Animal sacrifice dates back to ancient times. In the Bible, Adam's sons offer their flocks to God, whilst ancient Greeks and Romans sacrificed beasts to their own deities. To please these gods, it was believed that the animal offered should be the best of its kind; beasts were cleaned, robed in ceremonial garments, and the horns of an ox might be gilded before its death. Each god had his or her own requirements. The gods of the upper heavens required white, infertile animals of their own sex; for Jupiter a white ox, for Juno a heifer. Lower gods were offered fertile victims, whilst the gods of the underworld were given dark-coloured, sometimes pregnant animals, and those passing between the two worlds might receive a piebald or spotted sacrifice. It was believed that these offerings would reinforce the gods' divine power and incline them to use it on the giver's behalf.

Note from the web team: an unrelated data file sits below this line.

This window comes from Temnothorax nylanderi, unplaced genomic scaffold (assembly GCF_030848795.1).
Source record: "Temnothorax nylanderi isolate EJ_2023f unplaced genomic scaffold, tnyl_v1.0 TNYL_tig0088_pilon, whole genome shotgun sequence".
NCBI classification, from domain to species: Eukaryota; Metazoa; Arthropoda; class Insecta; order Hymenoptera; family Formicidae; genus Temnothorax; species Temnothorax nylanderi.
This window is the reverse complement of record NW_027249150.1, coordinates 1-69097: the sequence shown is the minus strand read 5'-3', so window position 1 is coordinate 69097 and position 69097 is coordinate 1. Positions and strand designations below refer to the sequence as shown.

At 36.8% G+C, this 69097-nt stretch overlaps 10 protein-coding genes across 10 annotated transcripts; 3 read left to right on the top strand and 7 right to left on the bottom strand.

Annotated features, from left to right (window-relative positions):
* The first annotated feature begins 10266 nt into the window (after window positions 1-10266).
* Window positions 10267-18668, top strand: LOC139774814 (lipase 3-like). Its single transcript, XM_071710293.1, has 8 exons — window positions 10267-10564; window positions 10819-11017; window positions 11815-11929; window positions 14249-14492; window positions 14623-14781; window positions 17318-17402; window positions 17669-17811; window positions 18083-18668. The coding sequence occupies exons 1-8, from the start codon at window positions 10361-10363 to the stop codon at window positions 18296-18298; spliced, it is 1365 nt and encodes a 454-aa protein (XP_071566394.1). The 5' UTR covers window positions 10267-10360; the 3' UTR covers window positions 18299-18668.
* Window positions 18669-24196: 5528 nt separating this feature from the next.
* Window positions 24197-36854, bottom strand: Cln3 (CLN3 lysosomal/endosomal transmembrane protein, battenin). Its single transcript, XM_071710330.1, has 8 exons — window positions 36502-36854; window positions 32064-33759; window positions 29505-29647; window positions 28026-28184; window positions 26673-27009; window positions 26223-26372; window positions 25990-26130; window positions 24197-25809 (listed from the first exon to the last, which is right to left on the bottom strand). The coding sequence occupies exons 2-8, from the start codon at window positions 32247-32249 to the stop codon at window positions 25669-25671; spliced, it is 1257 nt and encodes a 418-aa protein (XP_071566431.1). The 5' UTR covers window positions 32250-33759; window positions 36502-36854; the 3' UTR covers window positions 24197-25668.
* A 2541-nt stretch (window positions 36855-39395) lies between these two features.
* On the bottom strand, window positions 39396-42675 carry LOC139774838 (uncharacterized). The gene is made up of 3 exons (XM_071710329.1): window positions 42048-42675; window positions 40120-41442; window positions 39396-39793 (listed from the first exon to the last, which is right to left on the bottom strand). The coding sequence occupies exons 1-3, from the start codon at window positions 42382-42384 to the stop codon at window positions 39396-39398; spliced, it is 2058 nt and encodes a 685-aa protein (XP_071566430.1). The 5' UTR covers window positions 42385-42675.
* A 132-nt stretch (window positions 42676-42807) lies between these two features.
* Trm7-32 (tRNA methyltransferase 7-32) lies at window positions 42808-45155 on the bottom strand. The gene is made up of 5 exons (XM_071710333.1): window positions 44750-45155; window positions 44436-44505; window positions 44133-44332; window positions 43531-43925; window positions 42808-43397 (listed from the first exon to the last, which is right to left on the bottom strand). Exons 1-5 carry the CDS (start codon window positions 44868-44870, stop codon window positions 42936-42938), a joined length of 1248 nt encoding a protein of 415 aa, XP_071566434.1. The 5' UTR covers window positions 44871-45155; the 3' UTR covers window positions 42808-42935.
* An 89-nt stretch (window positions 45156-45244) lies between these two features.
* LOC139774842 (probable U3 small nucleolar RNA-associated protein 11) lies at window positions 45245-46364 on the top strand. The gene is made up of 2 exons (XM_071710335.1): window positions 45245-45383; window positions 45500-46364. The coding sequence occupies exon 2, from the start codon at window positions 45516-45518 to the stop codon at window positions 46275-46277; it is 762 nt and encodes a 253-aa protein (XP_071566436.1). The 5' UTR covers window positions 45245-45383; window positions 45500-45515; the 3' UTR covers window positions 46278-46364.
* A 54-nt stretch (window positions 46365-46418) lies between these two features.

In Christianity, the sacrifice of animals is thought to foreshadow the ultimate sacrifice of Christ -- 'the lamb of God'.
In traditional shamanism, animal sacrifice played a similar role to that in ancient Greece in appeasing the spirits and winning benefits to humans. Shamans played an important role in guiding the spirits of sacrificed animals through the upper world to the lord of the heavens. In Siberia, horses were often offered in sacrifice, their skins stretched out on poles to help guide them to the upper world. Sacrifice may have a very specific purpose - perhaps to quench the hunger of malicious spirits who bite human victims, causing illness - or be offered as a general invitation to the spirits to interact more closely with the shaman and his or her people. In modern shamanism, as in other religions, true sacrifice is discouraged although some contemporary teachers permit the letting of one's own blood.